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NEWS STORIES

Realtors want exceptions to sign ban on major roadsSubmitted: 07/25/2013
Story By Kailey Burton


ONEIDA COUNTY - Realtors in Oneida County say directional signs on major roads boost business and help home seekers, but some residents and the Minocqua Town Board say otherwise.

"They don't like to see these signs popping up on the back roads at every intersection off the premise from a listed property. It becomes a bit of clutter, it becomes an eyesore to people. Especially people get real sensitive in their own neighborhoods," said Mark Hartzheim, Minocqua Town Chairman.


Right now an Oneida County ordinance does NOT allow these signs. The Northwoods Association of Realtors is petitioning the Oneida County board to allow GENERIC arrow signs on major roads.

"The directional signs are pretty important for realtors up in this area...What our association is proposing is that we create a non-branded arrow sign and we would only put one at a major intersection so it wouldn't get cluttered up with 5, 6 different signs," said Sandy Ebben, a manager with First Weber Group Rhinelander.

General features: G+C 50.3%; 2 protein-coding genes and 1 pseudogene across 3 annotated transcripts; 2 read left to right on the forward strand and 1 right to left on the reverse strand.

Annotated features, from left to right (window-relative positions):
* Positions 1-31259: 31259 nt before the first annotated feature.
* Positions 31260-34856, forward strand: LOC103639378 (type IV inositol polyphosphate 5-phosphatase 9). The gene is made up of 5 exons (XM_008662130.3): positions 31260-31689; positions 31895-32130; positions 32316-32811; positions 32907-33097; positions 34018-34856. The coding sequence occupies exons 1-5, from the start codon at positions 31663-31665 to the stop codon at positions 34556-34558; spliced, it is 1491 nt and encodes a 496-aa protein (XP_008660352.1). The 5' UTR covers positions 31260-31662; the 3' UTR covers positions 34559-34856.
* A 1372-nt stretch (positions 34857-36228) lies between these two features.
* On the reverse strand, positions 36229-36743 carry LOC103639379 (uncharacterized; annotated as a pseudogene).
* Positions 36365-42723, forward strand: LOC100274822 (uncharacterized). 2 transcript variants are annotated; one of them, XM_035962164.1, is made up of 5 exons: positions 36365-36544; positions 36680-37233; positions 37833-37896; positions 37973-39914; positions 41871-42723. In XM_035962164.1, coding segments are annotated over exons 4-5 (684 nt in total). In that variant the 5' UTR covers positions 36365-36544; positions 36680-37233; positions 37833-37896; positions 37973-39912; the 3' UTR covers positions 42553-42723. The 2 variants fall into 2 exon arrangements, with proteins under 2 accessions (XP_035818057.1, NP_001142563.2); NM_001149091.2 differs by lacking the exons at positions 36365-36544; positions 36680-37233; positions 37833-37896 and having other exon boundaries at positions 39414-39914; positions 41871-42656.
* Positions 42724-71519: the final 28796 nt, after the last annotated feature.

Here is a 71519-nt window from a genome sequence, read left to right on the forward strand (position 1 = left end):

Minocqua Town Chairman Mark Hartzheim says allowing realtors an exception to post signs, is a slippery slope, and other businesses will want to follow suit.

The realtors say their business is different, and the signs aren't permanent. The Oneida county board will discuss the sign ordinance at their meeting August 6th.


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"Ms. Swaney showed us a presentation about the bats with a speaker and now we're building them," said 7th grader Jackie Wells.

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Rhinelander wants to do it, enough to impose a new sales tax.

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Eagle River will replace infrastructure on Division Street.

Eagle River's mayor Jeff Hyslop says it's about 70 years old.

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The guest's ages ranged from 22 to 45 years old. The center is run through the Merrill United Way. The Warming Center's director said its first year went much better than expected.

"It's kind of like building the field of dreams and not knowing if anyone will come to play, or to stay in our case," said Merrill United Way Executive Director Dee Olsen. "But what ended up happening was the community was responsive and we ended up with 11 guests throughout the season with 90 user nights."

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